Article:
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Who will cover the cleanup costs of an oil spill like this one by Enbridge into Michigan's Kalamazoo River?

Who will cover the cleanup costs of an oil spill like this one by Enbridge into Michigan’s Kalamazoo River?

The news out of the Joint Review Panel looking into the Enbridge pipeline should have a profound effect on us all.

One of the conditions is a requirement that Enbridge carry close to $1 billion in insurance, plus $100 million on hand to cover losses from spills.

I find this interesting, since normally an assessment of future damages covered is accompanied by an assessment of the risk to be covered. What is the size of the risk and how big a part of that risk will be taken? This so in every kind of insurance – be it life, casualty, automobile, what have you. This means not only must there be an assessment of the risk – i.e. is there likely to be a loss – but how much is a loss going to cost? This is especially true of casualty insurance, as the Joint Review Panel is dealing with here.

The second critical point is whether or not the insurer will continue to cover Enbridge after a loss has occurred? Can they cancel, leaving Enbridge’s further damages up to us the people?

This story will be seen (Enbridge hopes) as an encouraging sign, because opponents will be shut up now that these big numbers are involved.

I am not impressed – indeed quite the opposite – for this indicates that the Joint Panel thinks that there’s a risk involved. There is in fact a certainty. Dealing with this as simply “a risk” and announcing the coverage required is asking us to accept that “risk” because the damages are prepaid. Moreover, the amount of insurance involved is nowhere near what the ultimate cost will be and ignores the question: what will the long range cost to our environment be and how do you comopute that loss? If one uses, as an example, the Enbridge spill into the Kalamazoo River, two years later they had used up all of their insurance of $650 million. The cleanup continues and the cost is expected to be over a billion dollars and much of the damage is forever.

Enbridge will be required to demonstrate insurance coverage at $950 billion – roughly equivalent cost of the Kalamazoo spill. BUT, the Kalamazoo spill was easily accessed. There were no mountain ranges like the Rockies or the Coast Range; no Rocky Mountain Trench; no Great Bear Rainforest to contend with. Let us, for God’s sake, ask a key question: How does Enbridge have access to spills on land? How does it get labour and heavy equipment to the spill? Doesn’t the Kalamazoo spill demonstrate that there can never be a total cleanup?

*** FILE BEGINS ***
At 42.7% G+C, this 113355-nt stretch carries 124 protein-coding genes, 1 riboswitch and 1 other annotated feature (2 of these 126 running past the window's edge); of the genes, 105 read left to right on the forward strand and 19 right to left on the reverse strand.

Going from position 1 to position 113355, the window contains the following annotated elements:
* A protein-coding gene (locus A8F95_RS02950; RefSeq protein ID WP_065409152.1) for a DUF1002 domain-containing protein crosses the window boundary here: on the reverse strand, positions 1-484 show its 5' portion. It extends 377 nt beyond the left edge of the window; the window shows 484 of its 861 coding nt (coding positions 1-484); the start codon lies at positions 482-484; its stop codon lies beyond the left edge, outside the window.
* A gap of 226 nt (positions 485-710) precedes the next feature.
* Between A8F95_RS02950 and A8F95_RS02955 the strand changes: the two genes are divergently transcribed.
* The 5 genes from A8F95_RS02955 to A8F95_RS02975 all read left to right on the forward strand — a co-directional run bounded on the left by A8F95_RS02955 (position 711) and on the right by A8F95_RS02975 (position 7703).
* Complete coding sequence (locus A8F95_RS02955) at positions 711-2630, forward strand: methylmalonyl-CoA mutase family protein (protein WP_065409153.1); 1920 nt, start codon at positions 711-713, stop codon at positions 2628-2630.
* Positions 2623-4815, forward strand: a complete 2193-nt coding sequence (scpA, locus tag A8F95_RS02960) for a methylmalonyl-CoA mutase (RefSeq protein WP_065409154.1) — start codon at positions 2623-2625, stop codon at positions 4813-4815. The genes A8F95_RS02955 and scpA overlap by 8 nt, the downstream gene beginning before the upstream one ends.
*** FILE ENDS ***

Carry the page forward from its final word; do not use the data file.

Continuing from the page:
The BP disaster in the Gulf of Mexico has cost, so far, about $36 billion and rising.

Another critical question is who insures oil tankers, especially when many of them will be owned by companies flying a flag of convenience like Panama, the Cayman Islands and the like?

How is a coastal spill to be cleaned up and at whose cost?

What the people of British Columbia are certainly to have are spills on land and sea for which they will pay much of the cleanup out of their taxes. What we are also certain to have is enormous environmental damage forever.

Finally, the pronouncement of the Joint Review Panel should be assessing the frequency and probability of damage and laying that before the public for a decision as to whether or not these pipelines should be built in the first place.

This won’t be done and the Harper government is on record giving its approval of these pipelines no matter what the National Energy Board recommends.

Given the Kalamazoo experience, how does Enbridge control and clean up a spill when the only access is by helicopter? Every way one looks at this case shows huge costs – much paid by the public – with permanent damage to our environment.

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